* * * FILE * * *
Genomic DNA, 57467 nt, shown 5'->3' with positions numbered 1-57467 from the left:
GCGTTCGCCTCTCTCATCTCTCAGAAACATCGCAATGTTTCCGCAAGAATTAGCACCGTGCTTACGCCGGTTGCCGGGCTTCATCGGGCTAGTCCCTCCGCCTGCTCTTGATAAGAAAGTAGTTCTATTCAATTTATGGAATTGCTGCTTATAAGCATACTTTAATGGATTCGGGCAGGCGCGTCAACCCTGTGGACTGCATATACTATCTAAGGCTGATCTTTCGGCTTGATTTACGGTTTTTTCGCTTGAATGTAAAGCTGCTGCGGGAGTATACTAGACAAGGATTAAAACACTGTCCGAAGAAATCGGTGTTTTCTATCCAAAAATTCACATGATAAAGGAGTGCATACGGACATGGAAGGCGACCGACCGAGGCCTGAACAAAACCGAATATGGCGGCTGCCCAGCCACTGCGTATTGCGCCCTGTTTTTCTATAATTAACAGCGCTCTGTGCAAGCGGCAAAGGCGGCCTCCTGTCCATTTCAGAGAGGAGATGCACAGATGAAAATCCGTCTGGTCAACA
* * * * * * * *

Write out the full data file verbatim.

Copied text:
Genomic DNA, 57467 nt, shown 5'->3' with positions numbered 1-57467 from the left:
GCGTTCGCCTCTCTCATCTCTCAGAAACATCGCAATGTTTCCGCAAGAATTAGCACCGTGCTTACGCCGGTTGCCGGGCTTCATCGGGCTAGTCCCTCCGCCTGCTCTTGATAAGAAAGTAGTTCTATTCAATTTATGGAATTGCTGCTTATAAGCATACTTTAATGGATTCGGGCAGGCGCGTCAACCCTGTGGACTGCATATACTATCTAAGGCTGATCTTTCGGCTTGATTTACGGTTTTTTCGCTTGAATGTAAAGCTGCTGCGGGAGTATACTAGACAAGGATTAAAACACTGTCCGAAGAAATCGGTGTTTTCTATCCAAAAATTCACATGATAAAGGAGTGCATACGGACATGGAAGGCGACCGACCGAGGCCTGAACAAAACCGAATATGGCGGCTGCCCAGCCACTGCGTATTGCGCCCTGTTTTTCTATAATTAACAGCGCTCTGTGCAAGCGGCAAAGGCGGCCTCCTGTCCATTTCAGAGAGGAGATGCACAGATGAAAATCCGTCTGGTCAACA